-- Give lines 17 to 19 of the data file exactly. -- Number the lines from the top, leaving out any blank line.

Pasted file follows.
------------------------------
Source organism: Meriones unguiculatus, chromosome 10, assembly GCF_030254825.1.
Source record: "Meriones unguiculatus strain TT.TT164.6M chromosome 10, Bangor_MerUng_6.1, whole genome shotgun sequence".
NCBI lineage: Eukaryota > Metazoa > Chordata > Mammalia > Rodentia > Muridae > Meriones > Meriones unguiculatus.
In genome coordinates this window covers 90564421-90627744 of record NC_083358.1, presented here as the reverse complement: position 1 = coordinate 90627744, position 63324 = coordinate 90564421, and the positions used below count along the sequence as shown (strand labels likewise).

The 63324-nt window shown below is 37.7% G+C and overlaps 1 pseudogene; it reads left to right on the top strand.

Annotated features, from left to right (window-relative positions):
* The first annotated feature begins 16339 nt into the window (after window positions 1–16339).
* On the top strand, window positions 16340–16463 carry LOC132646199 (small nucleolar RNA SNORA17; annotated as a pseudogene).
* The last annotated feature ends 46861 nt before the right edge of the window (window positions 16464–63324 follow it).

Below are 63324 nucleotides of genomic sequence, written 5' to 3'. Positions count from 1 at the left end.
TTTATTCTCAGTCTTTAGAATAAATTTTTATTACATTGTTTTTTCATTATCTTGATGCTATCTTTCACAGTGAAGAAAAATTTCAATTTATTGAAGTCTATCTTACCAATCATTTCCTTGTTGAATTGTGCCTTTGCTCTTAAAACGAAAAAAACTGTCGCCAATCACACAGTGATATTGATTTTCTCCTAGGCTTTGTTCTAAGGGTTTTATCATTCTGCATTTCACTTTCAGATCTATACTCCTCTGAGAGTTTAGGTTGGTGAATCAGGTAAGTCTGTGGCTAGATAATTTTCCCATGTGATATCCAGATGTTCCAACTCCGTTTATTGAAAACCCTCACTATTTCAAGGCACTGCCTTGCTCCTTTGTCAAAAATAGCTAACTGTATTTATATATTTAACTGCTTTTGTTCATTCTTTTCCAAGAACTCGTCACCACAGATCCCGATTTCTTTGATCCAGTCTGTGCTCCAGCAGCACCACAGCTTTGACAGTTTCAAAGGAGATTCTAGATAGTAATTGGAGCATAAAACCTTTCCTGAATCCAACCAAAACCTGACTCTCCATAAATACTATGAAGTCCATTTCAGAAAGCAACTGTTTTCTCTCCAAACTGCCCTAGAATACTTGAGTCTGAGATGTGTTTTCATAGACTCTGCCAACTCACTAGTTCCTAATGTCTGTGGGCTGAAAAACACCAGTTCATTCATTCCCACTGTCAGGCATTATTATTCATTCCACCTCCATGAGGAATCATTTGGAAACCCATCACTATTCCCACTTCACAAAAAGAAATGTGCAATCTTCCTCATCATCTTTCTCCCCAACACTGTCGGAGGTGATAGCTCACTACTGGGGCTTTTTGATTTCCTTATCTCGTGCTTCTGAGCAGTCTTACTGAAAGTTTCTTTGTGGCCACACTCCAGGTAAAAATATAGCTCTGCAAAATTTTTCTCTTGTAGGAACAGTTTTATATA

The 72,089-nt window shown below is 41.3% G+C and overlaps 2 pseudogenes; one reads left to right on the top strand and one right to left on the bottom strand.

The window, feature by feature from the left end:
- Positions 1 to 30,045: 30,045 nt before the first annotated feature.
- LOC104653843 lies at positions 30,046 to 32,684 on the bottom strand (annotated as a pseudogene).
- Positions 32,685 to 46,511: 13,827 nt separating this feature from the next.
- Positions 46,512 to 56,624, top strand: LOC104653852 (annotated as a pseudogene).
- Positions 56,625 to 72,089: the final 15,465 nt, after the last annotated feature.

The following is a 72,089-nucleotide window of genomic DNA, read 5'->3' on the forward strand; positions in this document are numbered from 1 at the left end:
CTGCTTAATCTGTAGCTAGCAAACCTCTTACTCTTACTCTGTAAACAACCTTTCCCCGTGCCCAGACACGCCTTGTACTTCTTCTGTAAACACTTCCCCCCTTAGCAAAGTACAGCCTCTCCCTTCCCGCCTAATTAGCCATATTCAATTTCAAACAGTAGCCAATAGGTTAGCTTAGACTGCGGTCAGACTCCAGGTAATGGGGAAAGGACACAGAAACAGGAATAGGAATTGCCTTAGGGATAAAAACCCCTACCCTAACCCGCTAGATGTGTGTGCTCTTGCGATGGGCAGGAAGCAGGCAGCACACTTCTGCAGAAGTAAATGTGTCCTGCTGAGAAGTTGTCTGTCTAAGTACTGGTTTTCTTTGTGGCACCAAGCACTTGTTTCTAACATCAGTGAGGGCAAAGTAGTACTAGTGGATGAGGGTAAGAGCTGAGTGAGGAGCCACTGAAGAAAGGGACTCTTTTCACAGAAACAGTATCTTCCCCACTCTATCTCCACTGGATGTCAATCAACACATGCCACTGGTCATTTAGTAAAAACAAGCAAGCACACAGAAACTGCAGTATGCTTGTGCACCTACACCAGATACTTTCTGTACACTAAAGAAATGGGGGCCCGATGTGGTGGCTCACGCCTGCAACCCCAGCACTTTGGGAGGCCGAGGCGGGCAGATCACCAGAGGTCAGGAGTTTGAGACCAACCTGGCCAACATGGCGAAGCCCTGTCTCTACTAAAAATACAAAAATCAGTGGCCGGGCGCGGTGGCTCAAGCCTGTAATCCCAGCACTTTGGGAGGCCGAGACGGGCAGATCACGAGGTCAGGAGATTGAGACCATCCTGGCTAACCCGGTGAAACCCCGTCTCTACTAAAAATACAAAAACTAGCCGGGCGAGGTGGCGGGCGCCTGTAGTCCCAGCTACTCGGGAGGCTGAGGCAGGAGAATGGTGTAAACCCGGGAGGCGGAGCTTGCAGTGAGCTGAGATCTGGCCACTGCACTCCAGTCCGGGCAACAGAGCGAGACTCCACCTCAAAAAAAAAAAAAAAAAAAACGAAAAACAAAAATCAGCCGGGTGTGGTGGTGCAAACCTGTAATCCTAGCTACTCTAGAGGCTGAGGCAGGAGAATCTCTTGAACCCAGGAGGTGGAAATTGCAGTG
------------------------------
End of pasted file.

- Positions 46,512 to 56,624, top strand: LOC104653852 (annotated as a pseudogene).
- Positions 56,625 to 72,089: the final 15,465 nt, after the last annotated feature.

The following is a 72,089-nucleotide window of genomic DNA, read 5'->3' on the forward strand; positions in this document are numbered from 1 at the left end: